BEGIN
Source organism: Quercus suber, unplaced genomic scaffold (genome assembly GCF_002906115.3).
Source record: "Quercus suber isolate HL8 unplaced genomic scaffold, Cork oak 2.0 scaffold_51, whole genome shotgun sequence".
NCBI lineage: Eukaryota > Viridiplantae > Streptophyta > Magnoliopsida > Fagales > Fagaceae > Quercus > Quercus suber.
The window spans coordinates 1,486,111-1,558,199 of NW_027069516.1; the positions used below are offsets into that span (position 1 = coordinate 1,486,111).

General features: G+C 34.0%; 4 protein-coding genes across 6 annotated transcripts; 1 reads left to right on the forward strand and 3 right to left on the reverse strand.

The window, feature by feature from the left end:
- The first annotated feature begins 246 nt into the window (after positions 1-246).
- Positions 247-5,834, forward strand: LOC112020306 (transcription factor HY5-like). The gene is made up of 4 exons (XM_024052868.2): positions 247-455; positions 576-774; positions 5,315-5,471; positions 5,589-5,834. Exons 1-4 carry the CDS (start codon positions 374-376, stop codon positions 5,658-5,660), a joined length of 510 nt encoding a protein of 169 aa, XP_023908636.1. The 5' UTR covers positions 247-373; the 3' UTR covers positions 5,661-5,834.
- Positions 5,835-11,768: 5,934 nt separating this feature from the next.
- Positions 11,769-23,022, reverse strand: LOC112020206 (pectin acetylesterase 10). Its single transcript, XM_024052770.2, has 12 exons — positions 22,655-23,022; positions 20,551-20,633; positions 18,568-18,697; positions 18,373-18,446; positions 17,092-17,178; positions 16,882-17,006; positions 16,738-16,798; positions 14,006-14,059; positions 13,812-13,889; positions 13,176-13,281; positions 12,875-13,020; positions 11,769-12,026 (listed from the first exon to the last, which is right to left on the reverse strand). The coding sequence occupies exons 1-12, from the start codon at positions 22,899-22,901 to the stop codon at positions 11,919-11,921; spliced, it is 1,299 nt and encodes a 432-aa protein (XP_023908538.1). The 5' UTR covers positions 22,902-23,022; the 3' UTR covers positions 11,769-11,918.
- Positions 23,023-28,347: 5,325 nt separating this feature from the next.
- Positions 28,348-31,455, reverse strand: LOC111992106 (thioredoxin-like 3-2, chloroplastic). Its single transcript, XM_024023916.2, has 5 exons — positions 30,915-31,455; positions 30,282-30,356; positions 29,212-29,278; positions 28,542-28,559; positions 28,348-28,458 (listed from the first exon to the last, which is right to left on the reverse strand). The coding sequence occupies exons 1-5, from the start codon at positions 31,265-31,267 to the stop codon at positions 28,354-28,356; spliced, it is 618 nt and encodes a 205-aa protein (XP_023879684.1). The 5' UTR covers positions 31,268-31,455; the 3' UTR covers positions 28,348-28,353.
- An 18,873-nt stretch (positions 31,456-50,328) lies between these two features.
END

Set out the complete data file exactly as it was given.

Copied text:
Source organism: Quercus suber, unplaced genomic scaffold (genome assembly GCF_002906115.3).
Source record: "Quercus suber isolate HL8 unplaced genomic scaffold, Cork oak 2.0 scaffold_51, whole genome shotgun sequence".
NCBI lineage: Eukaryota > Viridiplantae > Streptophyta > Magnoliopsida > Fagales > Fagaceae > Quercus > Quercus suber.
The window spans coordinates 1,486,111-1,558,199 of NW_027069516.1; the positions used below are offsets into that span (position 1 = coordinate 1,486,111).

General features: G+C 34.0%; 4 protein-coding genes across 6 annotated transcripts; 1 reads left to right on the forward strand and 3 right to left on the reverse strand.

The window, feature by feature from the left end:
- The first annotated feature begins 246 nt into the window (after positions 1-246).
- Positions 247-5,834, forward strand: LOC112020306 (transcription factor HY5-like). The gene is made up of 4 exons (XM_024052868.2): positions 247-455; positions 576-774; positions 5,315-5,471; positions 5,589-5,834. Exons 1-4 carry the CDS (start codon positions 374-376, stop codon positions 5,658-5,660), a joined length of 510 nt encoding a protein of 169 aa, XP_023908636.1. The 5' UTR covers positions 247-373; the 3' UTR covers positions 5,661-5,834.
- Positions 5,835-11,768: 5,934 nt separating this feature from the next.
- Positions 11,769-23,022, reverse strand: LOC112020206 (pectin acetylesterase 10). Its single transcript, XM_024052770.2, has 12 exons — positions 22,655-23,022; positions 20,551-20,633; positions 18,568-18,697; positions 18,373-18,446; positions 17,092-17,178; positions 16,882-17,006; positions 16,738-16,798; positions 14,006-14,059; positions 13,812-13,889; positions 13,176-13,281; positions 12,875-13,020; positions 11,769-12,026 (listed from the first exon to the last, which is right to left on the reverse strand). The coding sequence occupies exons 1-12, from the start codon at positions 22,899-22,901 to the stop codon at positions 11,919-11,921; spliced, it is 1,299 nt and encodes a 432-aa protein (XP_023908538.1). The 5' UTR covers positions 22,902-23,022; the 3' UTR covers positions 11,769-11,918.
- Positions 23,023-28,347: 5,325 nt separating this feature from the next.
- Positions 28,348-31,455, reverse strand: LOC111992106 (thioredoxin-like 3-2, chloroplastic). Its single transcript, XM_024023916.2, has 5 exons — positions 30,915-31,455; positions 30,282-30,356; positions 29,212-29,278; positions 28,542-28,559; positions 28,348-28,458 (listed from the first exon to the last, which is right to left on the reverse strand). The coding sequence occupies exons 1-5, from the start codon at positions 31,265-31,267 to the stop codon at positions 28,354-28,356; spliced, it is 618 nt and encodes a 205-aa protein (XP_023879684.1). The 5' UTR covers positions 31,268-31,455; the 3' UTR covers positions 28,348-28,353.
- An 18,873-nt stretch (positions 31,456-50,328) lies between these two features.